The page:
Parents’ Retirement Confidence Deflated by Inflation

(PlanSponsor) - Rising inflation is shaking retirement confidence for parents, according to data from the Nationwide Retirement Institute.

The Nationwide Financial Family Finances Flash Poll found that, amid rising living costs, 48% of parents are not confident they will be able to save enough money for retirement. The research shows weakened retirement confidence rises to 63% for parents who are members of Generation Z.

The Nationwide data highlight discrepancies between the financial goals among all parents, the top financial goals for Gen Z parents and the largest financial challenges for all parents and Gen Z parents, including retirement.  

While the Nationwide survey did not note that the inquiry would specifically examine Gen Z parents’ outlooks versus those of all U.S. parents, the data show that notable differences emerged between Gen Z parents and older generations. 

Among all parents, 52% somewhat or strongly agree that they are confident in their ability to save enough money for retirement, compared with 37% of Gen Z parents, data show.

The poll also found that despite challenges to parents’ retirement confidence, only 10% of all parents decreased their retirement plan contributions over the past year, and 6% of Gen Z parents did the same. Furthermore, 9% of all parents withdrew funds or took a loan from their retirement savings versus 6% of Gen Z parents, and 6% of all parents delayed setting up a retirement fund versus 5% of Gen Z.  

Nationwide data support that Americans generally feel anxious about their finances, said Kristi Rodriguez, senior vice president of Nationwide Retirement Institute, in a statement.

“With the cost of living high and fear of a recession looming, parents’ confidence in their family’s financial situation is waning,” she said.

Nationwide found that the top financial goals for all U.S. parents are saving for retirement (54%), paying off debt (51%) and saving for a child’s education (43%), whereas saving for retirement was the highest priority for only 21% of Gen Z parents, while paying off debt was cited by 35% and saving for a child’s education garnered 42%.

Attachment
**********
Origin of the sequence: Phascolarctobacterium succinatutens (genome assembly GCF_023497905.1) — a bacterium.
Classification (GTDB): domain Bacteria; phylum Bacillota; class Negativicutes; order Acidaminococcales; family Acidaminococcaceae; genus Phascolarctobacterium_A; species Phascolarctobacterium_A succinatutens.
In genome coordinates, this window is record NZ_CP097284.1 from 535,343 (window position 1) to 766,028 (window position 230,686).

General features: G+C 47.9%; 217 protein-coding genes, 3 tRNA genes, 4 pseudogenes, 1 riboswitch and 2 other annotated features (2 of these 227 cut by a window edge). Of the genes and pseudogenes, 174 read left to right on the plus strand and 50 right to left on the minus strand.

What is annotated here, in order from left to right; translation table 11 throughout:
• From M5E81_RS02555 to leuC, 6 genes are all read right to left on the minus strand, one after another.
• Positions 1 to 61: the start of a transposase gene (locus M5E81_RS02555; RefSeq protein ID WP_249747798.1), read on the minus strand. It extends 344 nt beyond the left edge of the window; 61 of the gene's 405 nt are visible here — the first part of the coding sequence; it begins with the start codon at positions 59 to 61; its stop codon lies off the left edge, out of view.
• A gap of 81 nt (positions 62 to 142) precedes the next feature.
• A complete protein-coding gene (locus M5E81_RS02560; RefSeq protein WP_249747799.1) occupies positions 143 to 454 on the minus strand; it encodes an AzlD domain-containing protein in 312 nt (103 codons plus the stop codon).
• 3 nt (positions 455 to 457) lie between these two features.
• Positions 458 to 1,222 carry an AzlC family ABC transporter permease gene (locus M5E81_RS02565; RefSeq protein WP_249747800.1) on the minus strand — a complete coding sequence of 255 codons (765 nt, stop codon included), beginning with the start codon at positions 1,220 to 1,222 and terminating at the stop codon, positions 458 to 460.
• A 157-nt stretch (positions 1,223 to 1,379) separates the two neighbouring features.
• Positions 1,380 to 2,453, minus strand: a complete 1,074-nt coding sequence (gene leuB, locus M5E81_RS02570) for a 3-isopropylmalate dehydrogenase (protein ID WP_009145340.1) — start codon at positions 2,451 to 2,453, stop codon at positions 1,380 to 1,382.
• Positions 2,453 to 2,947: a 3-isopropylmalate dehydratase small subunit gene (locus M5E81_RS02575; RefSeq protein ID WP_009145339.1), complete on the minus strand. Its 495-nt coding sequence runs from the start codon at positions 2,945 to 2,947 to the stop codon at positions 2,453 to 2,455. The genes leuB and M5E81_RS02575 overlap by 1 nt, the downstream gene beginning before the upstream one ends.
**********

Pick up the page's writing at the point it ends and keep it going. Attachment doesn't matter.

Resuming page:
Among all parents, 20% said that not being on track for retirement is a top financial challenge, compared with 7% of Gen Z parents, data show. 

The research also found that for Gen Z parents, top financial goals are saving for educational needs (42%), building credit (42%) and buying a home (40%). Black U.S parents are focused on building credit (39%) and improving financial literacy (23%).

“Gen Z parents are more concerned than average about paying for gas, housing costs, inability to support family, childcare expenses, and unemployment/job loss,” the Nationwide poll report states.

Nationwide also found that one way plan sponsors may encourage greater retirement contributions from all parents and Gen Z parents is by providing access to a retirement account that would allow individuals to withdraw up to $1,000 for emergencies. Among all parents, 72% said it is likely or very likely that they would contribute to such an account, compared with 59% of Gen Z parents.

The survey found less difference among all parents and Gen Z parents with regard to inflation and the rising cost of living; among all parents, 60% agreed that inflation is their top financial challenge, compared with 44% of Gen Z parents. Paying for gas followed, for 39% of all parents and 52% of Gen Z parents, and managing debt was third, at 36% of all parents and 27% of Gen Z. 

The survey also revealed that parents’ most-used resources for advice or support are family and friends (56%) and prayer (29%) over a professional adviser (27%).

“It’s understandable that families are looking for comfort during this difficult time, whether with friends and family or through their faith, but the most important step they can take is to connect with a financial professional and create a plan,” said Rodriguez.

The survey was completed by Edelman Data and Intelligence, which conducted an online survey on behalf of Nationwide with 1,000 nationally representative adult U.S. parents ages 18 and over with children under 18 and 150 Gen Z parents with children under 7. The survey was fielded from July 11 to July 21.

By Noah Zuss
August 25, 2022


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